pass unchallenged. All the rest have to assert
their rights before they can win their case. Well,
the assertion of the Stoics is, that all the ice-bound
region about Scythia and Pontus and the northern
quarter is released from its chain in spring ; then the
frozen rivers resume their course, then the mountains
melt the snows in which they have been buried.
It is quite conceivable, therefore, that cool airs arise
from this and mingle with the atmosphere of spring.

2 They add a proof which I have never tested nor
have any intention of testing. You, too, I fancy,
however anxious you may be to ascertain the truth,
will be cautious about making such a trial of snow.
The feet are said to suffer less pain when one treads
on hard, solid snow than if the snow were slushy


and half melted. Well, then, if the Stoics do not
lie, all the currents of air wafted from those northern
parts, when the snow has now been dislodged and
the ice is breaking up, condense and bind the
atmosphere of the southern region which is already
becoming warm and moist. So what was going to
be rain becomes, through the violence done by the
cold, hail instead.


I CANNOT refrain from trotting out all the silly i
fancies of our Stoic friends. The assertion in
question is that there are some people skilled in
observing the clouds who foretell when a hail
shower is coming on. They gather this just from
experience by marking the colour of the clouds
and noting which was on previous occasions followed
by hail. It seems incredible that at Cleonae there
were hail-guards (^aXafo^uXa^e?) appointed by the
state to look out for the approach of hail. When
they had given the signal that the hail was close at
hand, what do you think ? that people ran off to get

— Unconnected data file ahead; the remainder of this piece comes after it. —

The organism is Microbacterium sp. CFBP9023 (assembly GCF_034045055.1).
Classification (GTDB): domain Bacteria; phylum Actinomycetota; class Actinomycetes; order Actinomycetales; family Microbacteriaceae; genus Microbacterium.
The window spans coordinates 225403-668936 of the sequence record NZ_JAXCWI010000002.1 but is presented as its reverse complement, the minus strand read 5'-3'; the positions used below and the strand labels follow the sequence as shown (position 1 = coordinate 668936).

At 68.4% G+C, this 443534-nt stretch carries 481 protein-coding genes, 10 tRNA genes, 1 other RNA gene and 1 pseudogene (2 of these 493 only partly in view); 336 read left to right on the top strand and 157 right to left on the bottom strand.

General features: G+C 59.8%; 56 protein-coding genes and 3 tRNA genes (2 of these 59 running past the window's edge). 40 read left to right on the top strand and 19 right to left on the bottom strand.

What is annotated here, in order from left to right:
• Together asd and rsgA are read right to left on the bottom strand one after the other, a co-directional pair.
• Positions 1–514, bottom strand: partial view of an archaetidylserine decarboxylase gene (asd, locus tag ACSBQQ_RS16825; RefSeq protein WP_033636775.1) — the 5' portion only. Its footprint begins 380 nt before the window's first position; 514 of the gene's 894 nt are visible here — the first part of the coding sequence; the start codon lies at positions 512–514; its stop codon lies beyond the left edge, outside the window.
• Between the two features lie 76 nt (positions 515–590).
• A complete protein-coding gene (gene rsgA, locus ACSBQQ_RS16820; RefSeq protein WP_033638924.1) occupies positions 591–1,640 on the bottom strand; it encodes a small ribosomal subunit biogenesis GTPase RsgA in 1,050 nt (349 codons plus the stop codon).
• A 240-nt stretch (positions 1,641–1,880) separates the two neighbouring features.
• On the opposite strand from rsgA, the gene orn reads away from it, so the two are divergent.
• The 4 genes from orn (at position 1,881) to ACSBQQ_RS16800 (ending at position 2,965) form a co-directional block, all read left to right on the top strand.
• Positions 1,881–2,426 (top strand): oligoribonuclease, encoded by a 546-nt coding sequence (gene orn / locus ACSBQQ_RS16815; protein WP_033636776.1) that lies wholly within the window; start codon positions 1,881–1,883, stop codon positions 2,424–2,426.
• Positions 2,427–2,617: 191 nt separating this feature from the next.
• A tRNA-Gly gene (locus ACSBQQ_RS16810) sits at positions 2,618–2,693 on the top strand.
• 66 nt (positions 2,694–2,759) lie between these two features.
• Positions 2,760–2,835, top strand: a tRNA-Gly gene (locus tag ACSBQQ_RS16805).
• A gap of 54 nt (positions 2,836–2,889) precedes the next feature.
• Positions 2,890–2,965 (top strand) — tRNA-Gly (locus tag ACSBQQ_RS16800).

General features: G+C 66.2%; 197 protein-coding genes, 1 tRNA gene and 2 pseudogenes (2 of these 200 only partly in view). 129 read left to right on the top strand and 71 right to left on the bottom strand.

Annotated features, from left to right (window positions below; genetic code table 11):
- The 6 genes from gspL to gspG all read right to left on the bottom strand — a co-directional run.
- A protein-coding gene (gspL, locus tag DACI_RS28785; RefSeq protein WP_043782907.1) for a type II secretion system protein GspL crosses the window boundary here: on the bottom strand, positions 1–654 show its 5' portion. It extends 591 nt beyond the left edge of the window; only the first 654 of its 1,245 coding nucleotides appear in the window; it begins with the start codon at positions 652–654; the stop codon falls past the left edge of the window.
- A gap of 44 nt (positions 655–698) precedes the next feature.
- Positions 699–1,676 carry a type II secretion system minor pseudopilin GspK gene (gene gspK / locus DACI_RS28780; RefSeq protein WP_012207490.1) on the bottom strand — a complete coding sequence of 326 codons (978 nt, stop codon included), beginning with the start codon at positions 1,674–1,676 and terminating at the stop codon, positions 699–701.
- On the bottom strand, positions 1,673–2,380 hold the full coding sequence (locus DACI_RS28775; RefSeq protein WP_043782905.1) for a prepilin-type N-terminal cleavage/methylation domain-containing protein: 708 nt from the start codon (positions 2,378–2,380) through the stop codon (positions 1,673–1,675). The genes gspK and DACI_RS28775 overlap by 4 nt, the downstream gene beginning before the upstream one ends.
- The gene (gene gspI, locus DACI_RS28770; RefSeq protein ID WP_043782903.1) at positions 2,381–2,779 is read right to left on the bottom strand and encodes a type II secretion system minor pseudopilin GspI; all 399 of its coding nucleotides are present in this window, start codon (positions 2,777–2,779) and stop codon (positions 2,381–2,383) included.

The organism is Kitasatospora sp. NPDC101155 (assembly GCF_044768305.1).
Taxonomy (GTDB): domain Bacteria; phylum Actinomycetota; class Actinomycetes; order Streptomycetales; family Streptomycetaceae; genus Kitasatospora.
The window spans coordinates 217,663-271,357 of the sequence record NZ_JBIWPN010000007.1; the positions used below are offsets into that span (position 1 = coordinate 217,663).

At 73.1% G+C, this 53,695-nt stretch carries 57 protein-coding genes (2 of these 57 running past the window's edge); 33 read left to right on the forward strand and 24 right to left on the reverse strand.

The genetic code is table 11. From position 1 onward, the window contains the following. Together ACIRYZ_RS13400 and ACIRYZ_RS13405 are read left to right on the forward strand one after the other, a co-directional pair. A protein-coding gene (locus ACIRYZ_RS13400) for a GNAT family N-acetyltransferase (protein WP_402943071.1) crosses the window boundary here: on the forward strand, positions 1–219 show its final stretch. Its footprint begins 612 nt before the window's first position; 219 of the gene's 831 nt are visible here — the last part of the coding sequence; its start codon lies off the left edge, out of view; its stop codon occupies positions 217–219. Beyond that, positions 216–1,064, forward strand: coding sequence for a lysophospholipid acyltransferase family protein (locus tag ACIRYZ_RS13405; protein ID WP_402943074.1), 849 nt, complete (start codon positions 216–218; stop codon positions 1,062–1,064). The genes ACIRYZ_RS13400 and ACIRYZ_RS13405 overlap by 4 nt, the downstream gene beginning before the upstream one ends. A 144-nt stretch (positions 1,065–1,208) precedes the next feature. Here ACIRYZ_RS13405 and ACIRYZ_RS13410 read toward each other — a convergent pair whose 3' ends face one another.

their overcoats or cloaks ? Nay, they each offered 2
sacrifice as fast as they could, one a lamb, another
a chicken. Forthwith, those clouds after getting
a little taste of blood drew off in another direction.
You smile ! There is something to make you smile
more broadly. If one had not a lamb or kid by,
one laid hands upon oneself to an extent that could
be done without serious damage. You must not think
the clouds greedy or cruel ; one merely pricked one s
finger with a well-sharpened style and made atone
ment with this blood. The hail as invariably turned
away from his little plot as from the estate of the


man who had prevailed upon it through the offering
of greater victims.


1 CERTAIN writers seek for a rational explanation of
this practice. One school, adopting the only line
that comports with philosophy, deny the possibility
of making any bargain with hail and buying off
storms by paltry presents, true, though it be, that
gifts overcome even gods. Others affirm their
suspicion that blood itself contains a virtue potent
enough to avert and repel a cloud. But how, I ask,
should a drop or two of blood possess a virtue to
reach on high and influence the clouds ? Is it not
much easier to say, the whole thing is a parcel of

2 lies ? But Cleonae was strict in dealing with its
warders who had received charge of looking out
beforehand for the storm, if it happened that
through their neglect the vineyards had been beaten
down or the crops laid. And among ourselves, too,
at Rome the laws of the Twelve Tables introduce
safeguards against the blighting of a neighbour s
crops by charms. Antiquity as yet untutored enter
tained the belief that rain could be attracted or
repelled by incantations. The impossibility of such
fancies is so evident that one need not enter a

.school of philosophy in order to be taught how to
disprove them.


I SHALL add one more remark which you will be
very glad, I am sure, to approve and applaud. It
is asserted that snow is formed in the part of the


atmosphere near the earth. This layer has more
heat than any other, and that for three reasons.
One is that all evaporation from the earth, contain
ing as it does much dry, glowing matter, is always
the hotter, the more recently it has left the ground.